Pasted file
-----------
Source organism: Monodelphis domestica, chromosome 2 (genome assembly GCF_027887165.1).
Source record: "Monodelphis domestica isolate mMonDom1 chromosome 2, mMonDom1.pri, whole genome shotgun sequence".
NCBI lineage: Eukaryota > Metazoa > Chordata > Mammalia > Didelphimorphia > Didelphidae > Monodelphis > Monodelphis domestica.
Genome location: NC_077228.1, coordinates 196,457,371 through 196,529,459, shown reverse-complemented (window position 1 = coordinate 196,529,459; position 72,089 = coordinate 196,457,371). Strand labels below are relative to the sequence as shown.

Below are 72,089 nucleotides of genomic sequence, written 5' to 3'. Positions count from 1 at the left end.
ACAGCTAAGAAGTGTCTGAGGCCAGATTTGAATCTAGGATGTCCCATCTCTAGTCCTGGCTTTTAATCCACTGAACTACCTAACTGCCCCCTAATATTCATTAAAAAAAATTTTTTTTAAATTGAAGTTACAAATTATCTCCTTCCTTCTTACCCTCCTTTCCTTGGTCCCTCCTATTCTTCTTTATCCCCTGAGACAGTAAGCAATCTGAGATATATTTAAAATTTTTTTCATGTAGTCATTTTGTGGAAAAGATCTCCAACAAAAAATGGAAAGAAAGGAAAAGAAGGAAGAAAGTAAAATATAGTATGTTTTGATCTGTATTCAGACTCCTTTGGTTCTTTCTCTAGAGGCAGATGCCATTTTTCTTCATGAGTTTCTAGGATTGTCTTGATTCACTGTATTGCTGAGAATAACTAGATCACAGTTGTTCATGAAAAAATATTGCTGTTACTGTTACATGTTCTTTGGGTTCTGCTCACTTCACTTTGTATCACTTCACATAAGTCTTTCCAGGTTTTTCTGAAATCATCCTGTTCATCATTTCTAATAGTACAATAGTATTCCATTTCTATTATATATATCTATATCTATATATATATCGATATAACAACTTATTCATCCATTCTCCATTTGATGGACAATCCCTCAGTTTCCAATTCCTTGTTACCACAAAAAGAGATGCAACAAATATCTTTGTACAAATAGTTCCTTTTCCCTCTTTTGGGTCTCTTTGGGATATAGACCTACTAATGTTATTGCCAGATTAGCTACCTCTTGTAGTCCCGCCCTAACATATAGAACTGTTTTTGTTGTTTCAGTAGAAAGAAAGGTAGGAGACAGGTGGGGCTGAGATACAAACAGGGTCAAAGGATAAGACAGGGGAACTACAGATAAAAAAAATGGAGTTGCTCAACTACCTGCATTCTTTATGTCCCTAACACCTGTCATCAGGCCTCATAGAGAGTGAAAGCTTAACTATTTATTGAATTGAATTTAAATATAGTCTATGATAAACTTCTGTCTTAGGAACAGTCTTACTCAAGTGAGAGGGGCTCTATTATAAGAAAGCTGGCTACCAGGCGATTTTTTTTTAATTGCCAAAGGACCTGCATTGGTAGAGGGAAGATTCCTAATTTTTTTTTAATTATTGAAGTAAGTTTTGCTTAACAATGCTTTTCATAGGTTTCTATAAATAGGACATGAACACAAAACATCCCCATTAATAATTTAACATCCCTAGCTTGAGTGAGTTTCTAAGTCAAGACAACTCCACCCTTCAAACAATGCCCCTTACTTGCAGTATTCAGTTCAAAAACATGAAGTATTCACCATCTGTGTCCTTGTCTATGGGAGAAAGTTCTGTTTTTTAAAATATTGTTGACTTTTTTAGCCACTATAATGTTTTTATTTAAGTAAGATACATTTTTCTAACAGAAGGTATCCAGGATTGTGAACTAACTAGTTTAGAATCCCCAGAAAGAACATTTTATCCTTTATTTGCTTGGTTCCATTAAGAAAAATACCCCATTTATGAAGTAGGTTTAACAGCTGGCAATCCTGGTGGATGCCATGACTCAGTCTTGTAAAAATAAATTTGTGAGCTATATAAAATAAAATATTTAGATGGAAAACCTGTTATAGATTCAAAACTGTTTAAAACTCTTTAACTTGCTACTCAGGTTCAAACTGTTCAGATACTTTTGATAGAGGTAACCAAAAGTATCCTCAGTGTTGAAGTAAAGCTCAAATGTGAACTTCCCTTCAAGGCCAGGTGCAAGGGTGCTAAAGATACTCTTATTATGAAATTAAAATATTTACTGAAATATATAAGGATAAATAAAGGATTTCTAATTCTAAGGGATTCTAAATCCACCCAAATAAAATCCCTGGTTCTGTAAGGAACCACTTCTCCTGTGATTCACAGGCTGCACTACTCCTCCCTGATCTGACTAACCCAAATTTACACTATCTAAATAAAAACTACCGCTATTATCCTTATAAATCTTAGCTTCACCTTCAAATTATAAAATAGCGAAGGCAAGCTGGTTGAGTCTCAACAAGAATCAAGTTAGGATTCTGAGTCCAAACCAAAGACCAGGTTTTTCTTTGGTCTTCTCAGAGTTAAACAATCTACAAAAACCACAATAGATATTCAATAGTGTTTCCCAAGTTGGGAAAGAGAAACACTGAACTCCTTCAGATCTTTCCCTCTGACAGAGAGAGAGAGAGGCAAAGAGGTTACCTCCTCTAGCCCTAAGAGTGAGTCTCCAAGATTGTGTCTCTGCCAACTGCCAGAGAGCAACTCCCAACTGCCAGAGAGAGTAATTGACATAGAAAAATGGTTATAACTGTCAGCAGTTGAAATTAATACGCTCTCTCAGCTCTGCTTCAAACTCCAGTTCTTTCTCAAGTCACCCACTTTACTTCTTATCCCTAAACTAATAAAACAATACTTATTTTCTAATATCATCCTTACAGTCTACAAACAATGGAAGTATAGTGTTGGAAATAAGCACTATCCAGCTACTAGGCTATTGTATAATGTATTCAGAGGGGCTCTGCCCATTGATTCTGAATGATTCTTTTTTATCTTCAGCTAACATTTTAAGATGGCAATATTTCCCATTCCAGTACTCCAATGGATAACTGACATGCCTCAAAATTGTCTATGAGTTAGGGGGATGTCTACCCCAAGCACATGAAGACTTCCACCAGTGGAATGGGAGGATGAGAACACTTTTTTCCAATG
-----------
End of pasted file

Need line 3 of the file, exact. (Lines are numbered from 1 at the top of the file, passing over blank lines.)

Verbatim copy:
NCBI lineage: Eukaryota > Metazoa > Chordata > Mammalia > Didelphimorphia > Didelphidae > Monodelphis > Monodelphis domestica.